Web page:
On this question the OP wants a general printing out a pyramid. Their current solution works but it is hard coded to only work for six values. This answer then repeats the OP's code so that it will run self contained and says it works, which wasn't what was being asked at all.

I flagged it as not-an-answer but got declined - a moderator reviewed your flag, but found no evidence to support it

Reading Is “works fine here” an answer? seemed like it would be a valid flag but it was not obvious like some answers in Can we have an unambiguous, official ruling on what the “not an answer” flag is for? such as these

Basically I just want to know how obviously not an answer it should be before I flag it.

  • 2
    Good Meta research!
    – jscs
    Commented Feb 22, 2013 at 3:45
  • 1
    IMO your judgement was correct, I would have flagged it as well.
    – Jack
    Commented Feb 22, 2013 at 3:53
  • 1
    I think you flagged it correctly. When it's declined like that, all you can do is flag again - as other, this time, explaining your case. Even 10k users make mistakes, or have opinions. It shouldn't really matter how obvious a NAA it is, it still deserves a flag. =)
    – J. Steen
    Commented Feb 22, 2013 at 7:29
  • 2
    In my experience not-an-answer flags have a pretty high chance of being declined. I have half a dozen of those where I still think the flag was correct. Commented Feb 22, 2013 at 10:06

1 Answer 1


I was the one who declined the flag, so let me explain my reasoning.

When we process "not an answer" flags, we only see the answer content within our flag queue. At first glance, this does indeed appear to be an attempt to answer the question. It's not asking a follow-on question, giving a "me too" response, or made up of gibberish. It states that the code in question appears to function properly, and gives an example of this that is more than just a copy-and-paste of the above-presented code. I did take the extra step of opening up the full question to see why this was flagged, which we usually don't, and still didn't see the same thing that they had missed here. I thought it was indeed an answer to the question.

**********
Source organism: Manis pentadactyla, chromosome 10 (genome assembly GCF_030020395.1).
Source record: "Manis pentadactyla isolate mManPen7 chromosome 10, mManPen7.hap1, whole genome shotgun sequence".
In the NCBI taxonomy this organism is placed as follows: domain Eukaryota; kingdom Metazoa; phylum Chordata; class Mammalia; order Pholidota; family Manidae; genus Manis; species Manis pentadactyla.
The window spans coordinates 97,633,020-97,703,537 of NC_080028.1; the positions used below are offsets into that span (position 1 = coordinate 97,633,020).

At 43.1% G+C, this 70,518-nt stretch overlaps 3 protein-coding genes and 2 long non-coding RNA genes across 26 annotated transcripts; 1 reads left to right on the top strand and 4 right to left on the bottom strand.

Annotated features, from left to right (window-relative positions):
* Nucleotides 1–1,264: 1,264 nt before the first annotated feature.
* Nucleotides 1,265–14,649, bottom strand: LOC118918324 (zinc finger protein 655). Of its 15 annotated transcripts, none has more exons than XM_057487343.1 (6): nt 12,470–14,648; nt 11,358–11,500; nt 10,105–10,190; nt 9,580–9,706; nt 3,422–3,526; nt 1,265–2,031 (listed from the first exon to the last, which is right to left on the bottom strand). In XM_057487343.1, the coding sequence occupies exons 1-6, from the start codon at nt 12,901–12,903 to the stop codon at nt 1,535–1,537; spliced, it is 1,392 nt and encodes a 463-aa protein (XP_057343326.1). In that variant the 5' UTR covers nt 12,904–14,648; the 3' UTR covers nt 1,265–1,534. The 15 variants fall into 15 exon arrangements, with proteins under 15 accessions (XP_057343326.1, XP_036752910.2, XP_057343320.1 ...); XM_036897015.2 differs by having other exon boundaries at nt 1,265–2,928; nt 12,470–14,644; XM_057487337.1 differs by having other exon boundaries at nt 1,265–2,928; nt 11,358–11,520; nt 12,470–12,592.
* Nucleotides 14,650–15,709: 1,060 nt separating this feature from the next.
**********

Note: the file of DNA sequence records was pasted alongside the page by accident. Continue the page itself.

"Not an answer" flags by themselves don't carry much detail, and with them you're asking us to summarily delete content by someone else without the involvement of the community. They should not require us to have to read the whole question before we can see why this isn't an answer. This is particularly true now that answers deleted in response to "not an answer" flags are being used as audit cases. We have been told to be strict with these, because reviewers presented with these audit cases won't see anything but the answer as well, and I can easily see reviewers being tripped up by this answer. Before the new audit system, I would have marked the flag as helpful, but still not deleted the answer.

I didn't have the benefit of the commentary you provided in the Meta question here, so I didn't see what you did. Because of that, I gave the benefit of the doubt to the answerer and chose not to delete their answer. If you're concerned about a borderline case like this being rejected, use an "other" flag and write a short description for why you think this isn't an answer. Those are incredibly helpful, and you're much more likely to get us to see what you did in cases like this. "Not an answer" flags are best used for obvious situations like I described above: questions asked in answers, complete gibberish, or "me too" follow-ons.

If I may make an additional comment to Meta readers: can we avoid dogpiling with downvotes in cases like this? This was not the best answer, but I don't think it deserved being downvoted five times by people rushing in from this Meta question. The answerer was trying to help, even if they missed a subtle point from the question.

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